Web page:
LOS ANGELES — One of the first challenges most assume a coach has to consider is whether or not to stagger their rotations, and how much to do so. Not so for the Lakers, whose first year head coach is figuring things out as he goes.
"Everything has been trial and error since we've been here," said Lakers head coach Luke Walton. "We didn't know who was going to play well together, who wasn't."
One of the trials that has been working so far is the Lakers' weirdo bench lineup of Lou Williams, Jordan Clarkson, Brandon Ingram, Tarik Black, and Larry Nance, Jr. The team has gone to an almost hockey line change-esque system to start games, subbing five bench players in for the starters, and so far it's gone surprisingly well.
"It's amazing what happens when five guys come together, talk to each other, and play basketball with one another,” Black said. “It's just amazing what ends up happening."
That bench lineup’s amazing metrics took a hit in the Lakers’ win over the Nets following Darius Soriano rounding up what they’ve done so well on Forum Blue and Gold, but they’ve still outscored opponents by 18.9 points per 100 possessions so far. The way they've done so has subverted expectations.
Neither Williams or Clarkson are traditional point guards, so the 6'9 and elastic armed Brandon Ingram brings the ball down the floor and initiates the offense. Williams is second on the Lakers in scoring at 15.6 points per game, while Clarkson has slashed-and-drove his way to 14.8 points per game of his own. Neither Black nor Nance are traditional rim protecting centers.
So far it's worked anyway, and for the team, the beauty of the group lies in it's uniqueness.
"They play together. They take pride in their defense, they share the ball. It's an active group. [Clarkson] probably could start on a lot of teams in this league and is more of a starter who is playing the second unit," said Walton. "You've got Lou who was the Sixth Man of the Year, and obviously has been a starter himself. Brandon can guard multiple positions, and then Larry and T-Black can guard perimeter players and switch. There's just a lot of versatility in that second unit right now, and the fact that they play unselfish gives them an advantage."
The team has had an advantage on nearly every opposing bench unit they’ve feasted on. They’ve assisted on 52.2 percent of their baskets on offense while only turning the ball over 13.9 percent of the time. It’s resulted in them scoring 107.8 points per 100 possessions, a mark that would rank eighth in the league so far.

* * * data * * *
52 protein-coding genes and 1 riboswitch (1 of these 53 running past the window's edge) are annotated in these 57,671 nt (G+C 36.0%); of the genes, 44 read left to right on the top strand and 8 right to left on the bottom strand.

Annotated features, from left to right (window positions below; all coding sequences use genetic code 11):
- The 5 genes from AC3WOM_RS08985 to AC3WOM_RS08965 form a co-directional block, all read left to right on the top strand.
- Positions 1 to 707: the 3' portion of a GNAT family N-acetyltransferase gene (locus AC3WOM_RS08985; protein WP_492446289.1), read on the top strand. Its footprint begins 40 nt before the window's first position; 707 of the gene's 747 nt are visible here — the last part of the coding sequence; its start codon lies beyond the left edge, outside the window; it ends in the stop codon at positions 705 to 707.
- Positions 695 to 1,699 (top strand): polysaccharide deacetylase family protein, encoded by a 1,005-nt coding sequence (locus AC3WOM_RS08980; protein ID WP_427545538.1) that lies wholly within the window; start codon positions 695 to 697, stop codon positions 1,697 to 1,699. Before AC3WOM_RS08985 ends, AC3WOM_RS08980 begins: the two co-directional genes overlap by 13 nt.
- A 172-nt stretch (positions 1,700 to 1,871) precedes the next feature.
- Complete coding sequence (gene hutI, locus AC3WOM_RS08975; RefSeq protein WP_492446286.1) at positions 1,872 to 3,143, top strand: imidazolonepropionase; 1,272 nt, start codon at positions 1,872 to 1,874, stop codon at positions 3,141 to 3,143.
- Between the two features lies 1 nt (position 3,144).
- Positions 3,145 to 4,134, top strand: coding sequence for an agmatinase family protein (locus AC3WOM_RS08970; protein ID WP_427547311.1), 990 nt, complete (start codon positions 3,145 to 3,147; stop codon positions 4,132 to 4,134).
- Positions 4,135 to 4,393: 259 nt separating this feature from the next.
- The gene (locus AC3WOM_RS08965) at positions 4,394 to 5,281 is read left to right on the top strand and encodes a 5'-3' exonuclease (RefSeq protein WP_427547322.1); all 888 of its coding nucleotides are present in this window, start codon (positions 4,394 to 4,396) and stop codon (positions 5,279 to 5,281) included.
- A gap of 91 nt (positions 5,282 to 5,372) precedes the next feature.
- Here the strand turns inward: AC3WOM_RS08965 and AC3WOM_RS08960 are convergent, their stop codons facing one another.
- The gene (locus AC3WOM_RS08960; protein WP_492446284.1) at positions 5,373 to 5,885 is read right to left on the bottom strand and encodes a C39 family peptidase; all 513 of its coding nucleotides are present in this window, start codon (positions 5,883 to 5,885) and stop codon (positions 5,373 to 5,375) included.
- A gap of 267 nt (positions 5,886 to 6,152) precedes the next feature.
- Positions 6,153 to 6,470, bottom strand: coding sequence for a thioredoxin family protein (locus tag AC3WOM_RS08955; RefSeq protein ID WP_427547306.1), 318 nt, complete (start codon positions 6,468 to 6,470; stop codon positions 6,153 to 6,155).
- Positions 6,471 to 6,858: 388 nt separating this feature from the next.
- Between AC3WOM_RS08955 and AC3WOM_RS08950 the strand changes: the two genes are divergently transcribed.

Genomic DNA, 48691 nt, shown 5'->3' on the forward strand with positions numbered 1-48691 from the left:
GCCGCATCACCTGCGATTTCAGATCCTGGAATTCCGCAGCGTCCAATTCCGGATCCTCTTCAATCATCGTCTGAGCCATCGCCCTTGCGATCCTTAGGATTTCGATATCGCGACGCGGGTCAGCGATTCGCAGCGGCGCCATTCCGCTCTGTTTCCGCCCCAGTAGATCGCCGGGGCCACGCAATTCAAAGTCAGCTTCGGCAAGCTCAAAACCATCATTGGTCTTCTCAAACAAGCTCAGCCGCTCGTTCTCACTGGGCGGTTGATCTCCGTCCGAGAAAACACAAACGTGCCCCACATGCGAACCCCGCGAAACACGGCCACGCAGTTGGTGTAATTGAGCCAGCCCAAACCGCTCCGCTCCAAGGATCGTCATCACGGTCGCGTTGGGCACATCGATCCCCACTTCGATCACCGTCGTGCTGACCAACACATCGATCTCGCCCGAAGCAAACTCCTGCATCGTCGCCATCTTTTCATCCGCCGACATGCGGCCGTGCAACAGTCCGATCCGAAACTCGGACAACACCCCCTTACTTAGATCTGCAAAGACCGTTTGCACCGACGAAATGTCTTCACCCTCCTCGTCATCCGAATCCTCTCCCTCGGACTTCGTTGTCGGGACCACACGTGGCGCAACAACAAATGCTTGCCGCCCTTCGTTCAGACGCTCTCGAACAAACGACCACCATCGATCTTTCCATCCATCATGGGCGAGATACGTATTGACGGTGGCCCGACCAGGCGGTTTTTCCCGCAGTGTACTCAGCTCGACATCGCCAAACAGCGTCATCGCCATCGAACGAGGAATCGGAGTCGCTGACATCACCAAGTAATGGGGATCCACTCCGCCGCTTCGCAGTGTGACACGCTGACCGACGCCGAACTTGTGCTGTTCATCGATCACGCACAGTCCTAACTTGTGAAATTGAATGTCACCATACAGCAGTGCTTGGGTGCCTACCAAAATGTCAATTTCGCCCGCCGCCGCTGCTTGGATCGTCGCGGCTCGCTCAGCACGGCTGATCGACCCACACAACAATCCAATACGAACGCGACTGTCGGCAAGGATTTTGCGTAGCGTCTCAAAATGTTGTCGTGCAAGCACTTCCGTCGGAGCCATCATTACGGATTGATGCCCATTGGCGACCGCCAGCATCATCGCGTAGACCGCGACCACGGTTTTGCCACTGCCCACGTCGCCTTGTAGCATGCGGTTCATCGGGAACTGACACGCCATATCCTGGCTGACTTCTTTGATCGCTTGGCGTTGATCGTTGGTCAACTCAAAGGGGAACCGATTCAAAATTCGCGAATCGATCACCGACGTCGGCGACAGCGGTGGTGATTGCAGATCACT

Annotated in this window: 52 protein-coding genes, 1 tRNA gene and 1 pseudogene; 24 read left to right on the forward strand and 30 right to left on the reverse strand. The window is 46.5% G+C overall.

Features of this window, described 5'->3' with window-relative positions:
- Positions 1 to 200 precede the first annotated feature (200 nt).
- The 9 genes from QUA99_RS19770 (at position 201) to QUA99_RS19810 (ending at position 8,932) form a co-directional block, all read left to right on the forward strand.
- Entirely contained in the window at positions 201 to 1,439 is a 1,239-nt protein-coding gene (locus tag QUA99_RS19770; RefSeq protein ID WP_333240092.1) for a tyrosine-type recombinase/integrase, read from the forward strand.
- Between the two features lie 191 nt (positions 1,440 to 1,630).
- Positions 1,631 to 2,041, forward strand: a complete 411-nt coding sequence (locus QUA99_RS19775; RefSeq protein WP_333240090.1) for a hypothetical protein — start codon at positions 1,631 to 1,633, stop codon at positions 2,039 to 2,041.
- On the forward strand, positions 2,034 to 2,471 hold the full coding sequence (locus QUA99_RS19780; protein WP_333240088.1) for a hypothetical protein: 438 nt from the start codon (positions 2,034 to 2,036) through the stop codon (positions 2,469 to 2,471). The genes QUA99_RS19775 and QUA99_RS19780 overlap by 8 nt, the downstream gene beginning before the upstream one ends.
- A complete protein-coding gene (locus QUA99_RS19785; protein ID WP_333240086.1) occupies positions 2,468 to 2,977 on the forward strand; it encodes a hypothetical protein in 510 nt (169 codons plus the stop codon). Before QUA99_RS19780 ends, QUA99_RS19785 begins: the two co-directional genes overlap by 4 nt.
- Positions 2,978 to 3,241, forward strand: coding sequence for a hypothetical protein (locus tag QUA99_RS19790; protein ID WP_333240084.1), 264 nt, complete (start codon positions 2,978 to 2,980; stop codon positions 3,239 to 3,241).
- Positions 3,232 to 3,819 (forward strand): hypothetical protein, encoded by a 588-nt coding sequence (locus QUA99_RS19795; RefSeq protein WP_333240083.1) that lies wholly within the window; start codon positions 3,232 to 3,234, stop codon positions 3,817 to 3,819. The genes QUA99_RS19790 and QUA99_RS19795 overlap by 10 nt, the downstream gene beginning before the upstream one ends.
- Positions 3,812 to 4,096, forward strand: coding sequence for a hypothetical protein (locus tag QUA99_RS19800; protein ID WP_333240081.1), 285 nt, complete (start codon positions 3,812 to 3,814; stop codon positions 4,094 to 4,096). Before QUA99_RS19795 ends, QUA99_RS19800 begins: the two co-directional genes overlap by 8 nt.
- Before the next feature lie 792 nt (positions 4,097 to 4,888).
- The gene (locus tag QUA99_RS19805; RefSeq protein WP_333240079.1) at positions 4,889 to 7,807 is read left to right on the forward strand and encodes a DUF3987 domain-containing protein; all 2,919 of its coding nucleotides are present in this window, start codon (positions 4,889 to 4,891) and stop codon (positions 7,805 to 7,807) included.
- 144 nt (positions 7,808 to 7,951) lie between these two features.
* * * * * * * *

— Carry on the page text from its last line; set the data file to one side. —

"We come in and try to push the pace and push the tempo like the first group does,” Ingram said. “We know each other's strengths and we know each other's weaknesses, so we put each other in the right positions so we can succeed."
The team has pushed the pace up to a level that would have them using 104.33 possessions per 48 minutes, which would rank as the third-fastest team in the league, just ahead of the Golden State Warriors. Playing that fast while limiting turnovers has let the bench blitz fatigued starters and overmatched reserves alike.
"We just have a really good balance of playmakers and play finishers,” Nance told Silver Screen and Roll. “We've got different guys that can do it all."
Nance noted that an important aspect of doing it all for that unit has included the defensive end. The Lakers having the highest scoring bench in the league has been the stat to get the most TV time, but the unit has crucially also limited teams to scoring just 88.9 points per 100 possessions.
That scoring rate would not only be a worse offensive rating than the league-worst Philadelphia 76ers (93.2), but would give the Lakers a better defense than the league-leading Los Angeles Clippers (93).
"We're a pressure unit. We come in and try to deny passes, try to just make something happen,” Nance said. “You've got B.I., he’s got long arms, I've got long arms, you've got Jordan who's an aggressive defender, Lou who can defend, and Black down there to protect the rim.”
Among those names, Clarkson’s emergence as a capable defender to sick upon opposing wings should draw the most surprise. Walton said that the metrics the Lakers new coaching staff used to evaluate Clarkson coming into the season painted the picture of a borderline-unplayable defender.
"One of the questions (going into camp) was how much can we play him if he's that bad of a defender, but he's been great,” Walton said.
Clarkson has also willingly gone to the bench after starting 79 of the Lakers’ 82 games last season, and doing so without complaint has given the Lakers’ killer bench multiple players who can actively defend while pushing the pace offensively.
"I've sacrificed,” Clarkson said. “But everybody is willing to sacrifice for this team, so it feels good because we're winning."
It wasn’t the case against the Nets, but the Lakers have won more nights than not this season in large part due to the play of that five-man bench unit. They’ve all sacrificed to do so, as that unit includes three of the Lakers’ six highest-paid players (Clarkson, Williams, and Black) as well as two young first-round picks (Nance and Ingram) who could be grousing about minutes.
Walton said that hasn’t happened yet, and further, the Lakers’ super-subs seem to be relishing their role as reinforcements.
“I've been enjoying it,” Nance said. “I like being the Energizer Bunny off the bench."
If the Nets game was an aberration, and Los Angeles’ Energizer Bunnies can continue to boost the team as they have so far, then it just might give the Lakers enough juice to continue to play far above preseason expectations.